Thursday, 23 February 2012

Agony at Chibia

'It was a nightmare! I've lost six of my mates - 9 Platoon is gone...'

Yesterday the spearhead battalion of Task Force Zulu attempted to seize the vital road junction at Chibia 'on the bounce' i.e. by way off a hasty attack off the march. The plan was to capture Chibia by midday and then drive hard to reach Lubango some 40 km away by nightfall. Lubango is a strategically important town on the road to Benguela, which in turn is the key to opening up the coast road to Luanda. Lubango has a functioning airfield and this is vital to the FNLA-SADF advance in our version of Operation Savannah. Because Task Force Zulu is larger in our alternative history than it was in reality it requires greater logistical support. The South Africans have committed a greater proportion of their air force to supporting our alternative Operation Savannah than they did in real life, both in terms of combat aircraft flying reconnaissance and interdiction and military and commandeered civilian aircraft airlifting in troops and supplies. Once Lubango's airfield is secure the South Africans plan to fly in reinforcements and supplies to support the advance on Benguela.

First though, the spearhead battalion, codenamed 'Streetgang', had to take Chibia.

Streetgang consisted of two motorised infantry companies, one in Unimogs and another in Buffels, and a composite squadron of Elland armoured cars and landrovers mounted with heavy machine guns and recoiless rifles. Lieutenant Colonel van Beer, Streetgang's commander, was ordered to attack at dawn and use speed and aggression to seize the township and clear the road north west to Lubango.

A combination of communication problems, navigational errors and vehicle breakdowns meant both infantry companies were under strength as zero hour approached. Colonel van Beer took the decision to attack anyway and Bravo Company quickly entered the township. Ominously, there was no sign of the civilian population and and as the troopies began to clear the houses they came under fire from FAPLA soldiers who were dug in in the buildings near the centre of town. 

Alpha Company, mounted in APCs, drove hard towards an area of dense bush to the east of Chibia and dismounted to clear the way for a short right hook that would seal the northern exit roads of the township. Here they ran into the headquarters of the FAPLA forces in the area- a platoon of Cuban instructors and the HQ staff of the Cuban-FAPLA battalion that was responsible for this sector. Committed piecemeal, the South Africans did not expect the ferocity of the response they received from the Cubans who were largely crack special forces troops. The firefight was at short range in thick scrub and 9 platoon, leading the South African attack was decimated. Alpha Company fell back in disorder.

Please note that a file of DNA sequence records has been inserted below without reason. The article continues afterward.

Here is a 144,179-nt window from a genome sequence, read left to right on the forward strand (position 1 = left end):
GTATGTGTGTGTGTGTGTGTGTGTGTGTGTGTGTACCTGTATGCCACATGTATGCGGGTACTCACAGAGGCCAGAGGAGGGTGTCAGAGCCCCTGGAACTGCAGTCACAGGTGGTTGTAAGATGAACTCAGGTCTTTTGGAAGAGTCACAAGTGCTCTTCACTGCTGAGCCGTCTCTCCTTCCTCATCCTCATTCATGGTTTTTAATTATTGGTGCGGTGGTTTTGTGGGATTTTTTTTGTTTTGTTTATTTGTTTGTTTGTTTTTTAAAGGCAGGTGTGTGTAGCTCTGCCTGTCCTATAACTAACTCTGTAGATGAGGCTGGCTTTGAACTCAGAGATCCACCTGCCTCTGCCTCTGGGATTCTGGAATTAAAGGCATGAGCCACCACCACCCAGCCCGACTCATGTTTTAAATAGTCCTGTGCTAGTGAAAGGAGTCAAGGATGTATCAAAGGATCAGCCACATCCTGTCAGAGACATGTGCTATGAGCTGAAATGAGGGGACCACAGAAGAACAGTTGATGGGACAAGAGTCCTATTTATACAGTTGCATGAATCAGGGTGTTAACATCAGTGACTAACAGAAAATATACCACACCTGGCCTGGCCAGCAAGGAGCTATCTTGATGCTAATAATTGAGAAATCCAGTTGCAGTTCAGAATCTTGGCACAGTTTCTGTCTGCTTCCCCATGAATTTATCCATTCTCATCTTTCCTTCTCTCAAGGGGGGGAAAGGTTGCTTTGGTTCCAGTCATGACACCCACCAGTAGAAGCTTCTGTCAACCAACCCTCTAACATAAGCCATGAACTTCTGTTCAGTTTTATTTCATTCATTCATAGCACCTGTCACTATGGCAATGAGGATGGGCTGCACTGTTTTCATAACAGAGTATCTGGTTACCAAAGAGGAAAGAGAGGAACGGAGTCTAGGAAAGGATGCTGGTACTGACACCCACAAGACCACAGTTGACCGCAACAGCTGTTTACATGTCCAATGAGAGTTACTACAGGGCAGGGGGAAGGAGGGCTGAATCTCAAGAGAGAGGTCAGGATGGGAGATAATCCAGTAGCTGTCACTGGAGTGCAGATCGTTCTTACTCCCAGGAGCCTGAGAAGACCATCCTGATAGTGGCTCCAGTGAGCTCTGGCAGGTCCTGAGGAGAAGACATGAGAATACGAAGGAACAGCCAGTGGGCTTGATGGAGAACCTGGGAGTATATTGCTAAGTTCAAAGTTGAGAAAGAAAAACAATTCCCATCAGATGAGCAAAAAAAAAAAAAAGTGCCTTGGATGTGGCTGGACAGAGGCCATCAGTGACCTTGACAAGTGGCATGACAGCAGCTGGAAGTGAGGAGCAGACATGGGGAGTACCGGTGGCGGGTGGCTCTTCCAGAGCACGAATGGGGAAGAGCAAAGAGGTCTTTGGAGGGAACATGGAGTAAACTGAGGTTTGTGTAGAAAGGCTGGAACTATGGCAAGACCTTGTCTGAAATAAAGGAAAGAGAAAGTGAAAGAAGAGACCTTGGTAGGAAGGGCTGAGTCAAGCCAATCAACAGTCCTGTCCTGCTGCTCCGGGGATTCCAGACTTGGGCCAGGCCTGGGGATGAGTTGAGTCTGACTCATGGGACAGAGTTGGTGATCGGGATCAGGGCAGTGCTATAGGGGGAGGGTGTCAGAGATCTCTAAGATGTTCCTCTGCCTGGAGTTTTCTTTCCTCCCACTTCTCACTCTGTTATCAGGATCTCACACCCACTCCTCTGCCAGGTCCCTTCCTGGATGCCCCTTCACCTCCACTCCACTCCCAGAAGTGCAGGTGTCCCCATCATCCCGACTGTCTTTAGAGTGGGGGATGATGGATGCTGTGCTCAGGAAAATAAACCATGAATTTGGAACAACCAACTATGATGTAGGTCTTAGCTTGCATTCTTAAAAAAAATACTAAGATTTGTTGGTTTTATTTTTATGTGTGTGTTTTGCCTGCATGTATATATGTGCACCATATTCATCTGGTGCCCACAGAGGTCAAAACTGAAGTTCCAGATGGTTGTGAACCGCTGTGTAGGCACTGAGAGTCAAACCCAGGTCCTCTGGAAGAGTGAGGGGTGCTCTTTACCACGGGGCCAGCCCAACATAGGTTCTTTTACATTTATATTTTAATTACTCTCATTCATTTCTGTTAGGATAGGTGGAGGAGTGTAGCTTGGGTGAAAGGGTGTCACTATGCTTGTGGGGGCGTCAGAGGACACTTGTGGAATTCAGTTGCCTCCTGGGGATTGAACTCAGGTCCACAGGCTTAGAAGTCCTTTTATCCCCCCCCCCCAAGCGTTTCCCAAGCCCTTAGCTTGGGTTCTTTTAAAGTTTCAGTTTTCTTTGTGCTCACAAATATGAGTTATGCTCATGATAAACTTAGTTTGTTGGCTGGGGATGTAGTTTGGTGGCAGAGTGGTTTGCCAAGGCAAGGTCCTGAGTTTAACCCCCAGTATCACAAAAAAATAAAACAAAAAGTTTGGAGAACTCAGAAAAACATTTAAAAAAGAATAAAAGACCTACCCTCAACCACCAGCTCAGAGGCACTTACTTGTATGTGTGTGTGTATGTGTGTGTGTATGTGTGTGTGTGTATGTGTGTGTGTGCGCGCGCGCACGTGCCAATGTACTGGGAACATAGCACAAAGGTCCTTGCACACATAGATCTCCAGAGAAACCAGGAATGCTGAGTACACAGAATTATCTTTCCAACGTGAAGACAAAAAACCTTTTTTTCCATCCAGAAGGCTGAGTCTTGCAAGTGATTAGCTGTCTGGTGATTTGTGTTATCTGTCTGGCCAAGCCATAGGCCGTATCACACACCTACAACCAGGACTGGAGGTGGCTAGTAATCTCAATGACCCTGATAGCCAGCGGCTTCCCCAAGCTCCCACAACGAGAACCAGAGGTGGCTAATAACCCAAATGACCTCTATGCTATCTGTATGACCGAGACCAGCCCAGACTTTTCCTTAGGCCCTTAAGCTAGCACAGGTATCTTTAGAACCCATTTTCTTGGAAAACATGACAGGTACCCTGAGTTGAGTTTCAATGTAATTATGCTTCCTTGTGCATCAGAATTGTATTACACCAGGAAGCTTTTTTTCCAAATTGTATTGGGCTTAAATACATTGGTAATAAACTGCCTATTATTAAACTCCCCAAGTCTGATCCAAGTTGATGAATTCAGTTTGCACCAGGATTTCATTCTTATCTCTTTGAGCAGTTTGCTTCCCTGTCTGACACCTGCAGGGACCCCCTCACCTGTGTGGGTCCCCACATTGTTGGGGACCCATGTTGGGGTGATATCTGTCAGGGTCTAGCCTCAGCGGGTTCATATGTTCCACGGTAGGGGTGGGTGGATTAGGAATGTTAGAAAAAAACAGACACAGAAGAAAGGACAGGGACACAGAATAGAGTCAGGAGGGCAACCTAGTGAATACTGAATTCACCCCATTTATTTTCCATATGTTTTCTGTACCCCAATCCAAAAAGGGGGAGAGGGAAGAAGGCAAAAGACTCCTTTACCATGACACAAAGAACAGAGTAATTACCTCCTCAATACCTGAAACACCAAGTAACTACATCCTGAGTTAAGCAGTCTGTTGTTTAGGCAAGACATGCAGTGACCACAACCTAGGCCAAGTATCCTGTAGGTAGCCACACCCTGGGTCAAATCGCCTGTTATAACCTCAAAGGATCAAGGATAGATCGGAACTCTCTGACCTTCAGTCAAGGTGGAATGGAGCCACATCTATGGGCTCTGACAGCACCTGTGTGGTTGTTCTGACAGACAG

Meanwhile van Beer's most mobile unit, the armoured car and technical squadron, had executed a wider envelopment across the savannah to the east of Chibia. As they drove across the rear of the FAPLA position they successfully engaged and destroyed a number of FAPLA vehicles seen approaching from the west along the Lubango road. Unknown to them, these were Cubans who had driven their technicals towards the sound of the guns as the fighting in Chibia broke out.

The FAPLA-Cuban commander, Major Jose Sanchez, was feeling under immense pressure. He only had an understrength company of regulars defending Chibia itself, supported by an anti tank platoon of barely trained recruits armed with recoiless rifles. He was short of ammunition, particularly rockets for the shoulder fired RPGs that his infantry were equipped with. An urgent appeal for assistance had resulted in assurances that mobile reserves were on the way but the sound of South African 90mm guns and a radio net clogged with panicking comrades led him to think the battle was lost.

He was unaware that his anti-tank platoon, led by Sergeant Torres, one of his best instructors, had sprung a successful ambush from concealed positions in the township. Half a dozen landrovers were brewed up by FAPLA rockets and Captain Grobelaar, leading the SADF armoured car and technical squadron, was forced to break off the engagement with the FAPLA reinforcements and seek cover.

By midday the South African attack had ground to a halt. Eight men were dead, six of them from the hapless 9 Platoon, and another 25 were wounded. Six landrovers and three APCs were destroyed or disabled.

Sanchez for his part, was hanging on grimly. His company had suffered on light casualties, none of them fatal, although the mobile column that was supposed to reinforce him had lost half of the armed jeeps that were its fighting strength together with 15 killed and wounded.

For the South Africans it was a clear tactical defeat - they had the means to maintain and apply more pressure but that meant more casualties and their timetable was in tatters. For FAPLA, the only question was how to extricate themselves: the South Africans may have been halted but it was only a question of time before the FAPLA postion was overrrun.

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